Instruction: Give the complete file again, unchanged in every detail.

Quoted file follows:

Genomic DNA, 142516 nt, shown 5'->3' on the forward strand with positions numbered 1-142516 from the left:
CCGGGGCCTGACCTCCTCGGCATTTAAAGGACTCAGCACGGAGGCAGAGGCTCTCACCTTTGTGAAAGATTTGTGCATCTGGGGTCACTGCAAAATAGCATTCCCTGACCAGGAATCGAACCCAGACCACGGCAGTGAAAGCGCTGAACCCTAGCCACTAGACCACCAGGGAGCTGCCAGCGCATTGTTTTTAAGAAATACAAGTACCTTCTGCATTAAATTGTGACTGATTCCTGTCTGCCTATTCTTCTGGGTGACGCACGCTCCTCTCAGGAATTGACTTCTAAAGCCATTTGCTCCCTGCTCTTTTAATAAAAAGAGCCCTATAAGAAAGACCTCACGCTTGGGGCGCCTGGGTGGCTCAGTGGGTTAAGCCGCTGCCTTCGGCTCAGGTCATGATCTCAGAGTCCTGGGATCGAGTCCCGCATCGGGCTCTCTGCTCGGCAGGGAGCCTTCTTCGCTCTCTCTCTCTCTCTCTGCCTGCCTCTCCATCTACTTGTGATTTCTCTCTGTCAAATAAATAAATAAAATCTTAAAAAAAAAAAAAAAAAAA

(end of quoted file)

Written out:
Genomic DNA, 142516 nt, shown 5'->3' on the forward strand with positions numbered 1-142516 from the left:
CCGGGGCCTGACCTCCTCGGCATTTAAAGGACTCAGCACGGAGGCAGAGGCTCTCACCTTTGTGAAAGATTTGTGCATCTGGGGTCACTGCAAAATAGCATTCCCTGACCAGGAATCGAACCCAGACCACGGCAGTGAAAGCGCTGAACCCTAGCCACTAGACCACCAGGGAGCTGCCAGCGCATTGTTTTTAAGAAATACAAGTACCTTCTGCATTAAATTGTGACTGATTCCTGTCTGCCTATTCTTCTGGGTGACGCACGCTCCTCTCAGGAATTGACTTCTAAAGCCATTTGCTCCCTGCTCTTTTAATAAAAAGAGCCCTATAAGAAAGACCTCACGCTTGGGGCGCCTGGGTGGCTCAGTGGGTTAAGCCGCTGCCTTCGGCTCAGGTCATGATCTCAGAGTCCTGGGATCGAGTCCCGCATCGGGCTCTCTGCTCGGCAGGGAGCCTTCTTCGCTCTCTCTCTCTCTCTCTGCCTGCCTCTCCATCTACTTGTGATTTCTCTCTGTCAAATAAATAAATAAAATCTTAAAAAAAAAAAAAAAAAAA